Turning directly to the Puritan laws of colonial Massachusetts, we find that lawmakers in October 1631, soon after their arrival on American soil, passed the first law punishing by death both parties guilty of adultery.40 For technical reasons this law was abrogated and a new version substituted in 1637/38. In December 1641 the Court adopted the Body of Liberties. Section 94, entitled "The Capitall Lawes of New-England," lists fifteen capital offenses, all of them taken directly from Mosaic law.41 These fifteen laws seem to give shape to the Puritan vision, especially if we consider their order. The first law forbids worshipping false gods, and the third protects God's name from blasphemy. Between them, in second place, is the prohibition against witchcraft.42 Together these three laws concern commerce with the supernatural. The fifteenth law, by contrast, prohibits conspiracy and any form of rebellion against or subversion of the Commonwealth. God and the state thus provide the frame for the body of social regulations which prohibit, in order, premeditated murder, flaying another in passion or through guile, bestiality, sodomy, adultery, copulation with a woman-child under ten, rape, theft, and bearing false witness. Hester's act of adultery belongs to a group of crimes which defy social norms and threaten to defile what the community holds sacred--on the one hand God's name, and, on the other, the security of the commonwealth.43
The 1641 law remained the same for the 1660 and 1672 editions of the law, and on May 20, 1694 the General Court in Boston passed an Act against Adultery and Polygamy, in which adultery was no longer a capital offense.44 The new law introduced the letter penalty, partly in response to the fact that the death penalty was rarely enforced.45 The Colonial Laws of Massachusetts report that in March 1644 a couple was condemned to death.46 The Massachusetts Colony Records report only five cases of adultery between 1636 and 1654, and no one was sentenced to death.47 The Plymouth Colony Records are not clear about whether adultery was a capital offense, but they do provide what appears to be the earliest evidence of the use of the letter penalty. In 1639 and 1641 adulterers were carted through the street or whipped and required to wear the letter "A" or "A D" cut out in cloth and sewn upon the arm or upper back.48 In 1658 the Court passed a law codifying the practice of whipping and wearing letters sewn on the upper garment.49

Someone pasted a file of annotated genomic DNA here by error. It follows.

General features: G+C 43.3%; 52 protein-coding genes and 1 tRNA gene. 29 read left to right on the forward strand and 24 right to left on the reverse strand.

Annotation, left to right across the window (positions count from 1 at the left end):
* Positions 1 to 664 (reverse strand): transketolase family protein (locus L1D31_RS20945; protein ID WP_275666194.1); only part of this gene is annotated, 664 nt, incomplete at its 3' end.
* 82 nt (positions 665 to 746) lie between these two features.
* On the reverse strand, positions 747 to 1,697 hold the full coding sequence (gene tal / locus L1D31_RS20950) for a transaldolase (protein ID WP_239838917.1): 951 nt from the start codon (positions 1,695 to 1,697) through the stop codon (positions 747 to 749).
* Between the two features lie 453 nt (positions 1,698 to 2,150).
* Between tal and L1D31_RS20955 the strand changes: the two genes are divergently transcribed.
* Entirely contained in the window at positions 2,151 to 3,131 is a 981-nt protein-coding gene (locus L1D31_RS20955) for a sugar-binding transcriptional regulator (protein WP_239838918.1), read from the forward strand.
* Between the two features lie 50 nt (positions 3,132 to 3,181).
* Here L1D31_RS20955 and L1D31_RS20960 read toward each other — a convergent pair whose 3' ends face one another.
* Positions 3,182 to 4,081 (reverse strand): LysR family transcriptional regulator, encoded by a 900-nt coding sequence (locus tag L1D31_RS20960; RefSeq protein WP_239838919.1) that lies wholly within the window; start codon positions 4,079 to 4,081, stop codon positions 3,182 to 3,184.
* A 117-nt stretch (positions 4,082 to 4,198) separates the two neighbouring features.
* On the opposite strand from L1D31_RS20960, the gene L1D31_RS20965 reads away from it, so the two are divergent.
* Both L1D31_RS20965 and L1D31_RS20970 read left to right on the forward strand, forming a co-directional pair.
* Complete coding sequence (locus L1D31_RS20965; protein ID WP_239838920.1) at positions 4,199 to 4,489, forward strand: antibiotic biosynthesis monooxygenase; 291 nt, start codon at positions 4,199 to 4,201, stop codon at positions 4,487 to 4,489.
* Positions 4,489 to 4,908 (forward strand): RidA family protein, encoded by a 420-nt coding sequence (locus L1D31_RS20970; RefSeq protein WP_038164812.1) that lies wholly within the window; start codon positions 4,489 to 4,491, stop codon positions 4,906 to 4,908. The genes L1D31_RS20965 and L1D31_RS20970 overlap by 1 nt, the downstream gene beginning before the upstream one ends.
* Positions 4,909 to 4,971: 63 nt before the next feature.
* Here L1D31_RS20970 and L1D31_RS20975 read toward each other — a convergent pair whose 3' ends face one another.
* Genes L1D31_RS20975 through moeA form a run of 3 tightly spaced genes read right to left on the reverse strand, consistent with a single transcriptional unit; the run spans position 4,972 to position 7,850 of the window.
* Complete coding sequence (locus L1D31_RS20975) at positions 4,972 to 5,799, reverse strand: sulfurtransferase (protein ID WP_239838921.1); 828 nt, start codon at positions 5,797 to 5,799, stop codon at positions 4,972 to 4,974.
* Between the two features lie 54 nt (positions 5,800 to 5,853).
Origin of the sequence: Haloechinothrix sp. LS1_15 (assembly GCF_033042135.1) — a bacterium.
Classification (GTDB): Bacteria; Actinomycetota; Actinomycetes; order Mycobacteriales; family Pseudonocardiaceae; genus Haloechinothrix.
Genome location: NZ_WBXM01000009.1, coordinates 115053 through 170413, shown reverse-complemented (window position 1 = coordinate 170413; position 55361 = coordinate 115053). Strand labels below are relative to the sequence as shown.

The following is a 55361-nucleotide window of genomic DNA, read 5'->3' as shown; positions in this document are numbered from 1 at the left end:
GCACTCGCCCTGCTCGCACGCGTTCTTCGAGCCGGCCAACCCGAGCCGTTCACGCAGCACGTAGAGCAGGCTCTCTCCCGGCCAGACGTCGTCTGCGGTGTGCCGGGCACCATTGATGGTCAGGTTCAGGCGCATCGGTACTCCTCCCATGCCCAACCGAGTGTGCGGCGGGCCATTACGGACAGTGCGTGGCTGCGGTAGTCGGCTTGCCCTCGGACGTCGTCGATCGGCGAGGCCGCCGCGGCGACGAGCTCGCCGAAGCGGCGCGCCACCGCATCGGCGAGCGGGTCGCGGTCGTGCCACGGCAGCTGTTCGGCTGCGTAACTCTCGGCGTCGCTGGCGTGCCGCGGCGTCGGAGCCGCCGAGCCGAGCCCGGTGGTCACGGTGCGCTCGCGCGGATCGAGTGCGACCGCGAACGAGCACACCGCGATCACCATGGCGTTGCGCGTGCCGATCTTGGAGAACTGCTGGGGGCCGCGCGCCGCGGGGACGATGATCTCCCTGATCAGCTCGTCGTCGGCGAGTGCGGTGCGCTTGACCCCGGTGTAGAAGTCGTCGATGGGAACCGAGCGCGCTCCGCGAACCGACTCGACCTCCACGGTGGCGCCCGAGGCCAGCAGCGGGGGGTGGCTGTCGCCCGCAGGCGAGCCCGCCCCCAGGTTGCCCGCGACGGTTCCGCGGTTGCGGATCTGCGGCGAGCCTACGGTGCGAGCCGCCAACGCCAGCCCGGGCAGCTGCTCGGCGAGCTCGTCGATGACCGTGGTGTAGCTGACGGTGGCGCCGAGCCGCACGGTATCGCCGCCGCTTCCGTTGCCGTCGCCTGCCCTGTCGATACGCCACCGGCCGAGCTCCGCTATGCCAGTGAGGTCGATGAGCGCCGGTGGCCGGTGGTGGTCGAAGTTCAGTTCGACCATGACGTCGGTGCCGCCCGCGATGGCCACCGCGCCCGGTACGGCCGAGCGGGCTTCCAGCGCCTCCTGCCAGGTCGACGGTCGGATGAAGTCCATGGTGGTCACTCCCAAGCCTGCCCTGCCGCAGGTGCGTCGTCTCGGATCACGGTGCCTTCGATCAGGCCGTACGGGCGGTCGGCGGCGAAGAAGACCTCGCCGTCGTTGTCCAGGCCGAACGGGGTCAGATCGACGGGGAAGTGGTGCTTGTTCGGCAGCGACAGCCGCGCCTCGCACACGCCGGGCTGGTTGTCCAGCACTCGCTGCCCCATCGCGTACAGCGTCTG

Although death was the legal punishment for adultery, courts hesitated to act with such harshness, often relying on, and applying at their discretion, traditional English punishments for non-capital offenses, including the stocks, the whipping post, the pillory, and the cleft stick.50 Such public displays served to keep before the community's eyes the constant image of human error and its consequences. Thus citizens guilty of such theoretically capital offenses as adultery, incest, and blasphemy might have found themselves standing on the pillory or by the whipping post, or sitting in the gallows with a halter around their neck. And last but not least, they could have been wearing a label stuck in their hats or a letter pinned on their sleeve. Letters, badges, or labels existed for scores of offenses in the seventeenth-century colonies, including whoredom, incest, drunkenness, profane swearing, unclean and lascivious behavior, and thieving. Temporary exposure of an offender with a label or letter indicating the nature of the offense was common, and was incorporated in several of the penal statutes.51 The letters were cut from cloth or written on paper, and were worn around the neck, on the hat, or on the garment. Occasionally an offender accepted a placard "in pride and pleasure" as a protest against ecclesiastical tyranny--"A WANTON GOSPELLER," for example.52
The letter penalty is related not only to the general tradition of public humiliation but to such intimate forms of bodily punishment as branding, stigmatizing, and mutilation which were common in the early-modern period. In her discussion of scolding and other crimes uniquely associated with women in sixteenth-and seventeenth-century England, Lynda Boose shows how shaming rituals were used against women in order to limit the perceived challenge to patriarchal authority. She notes, in particular, an "upsurge in witchcraft trials and other court accusations against women," including scolding, brawling, and dominating one's husband.53 The scold, defined legally as a "troublesome and angry woman, who by her brawling and wrangling amongst her Neighbors, doth break the publick Peace and beget, cherish, and increase publick Discord,"54 was punished publicly by being placed in a pillory or submerged in water on a cucking stool. This ritual form of disgrace was designed to shame the scold into forsaking the devil and giving up her "devilish tongue."55 Paraded through town in a cart to the accompaniment of carnivalesque music and indecent gestures and sounds, she was subject to physical as well as moral humiliation.56 The harsh public exposure degraded, at the same time as it disoriented and discomforted, the malefactor. Woman was dethroned and reduced to a joke--for having been too outspoken.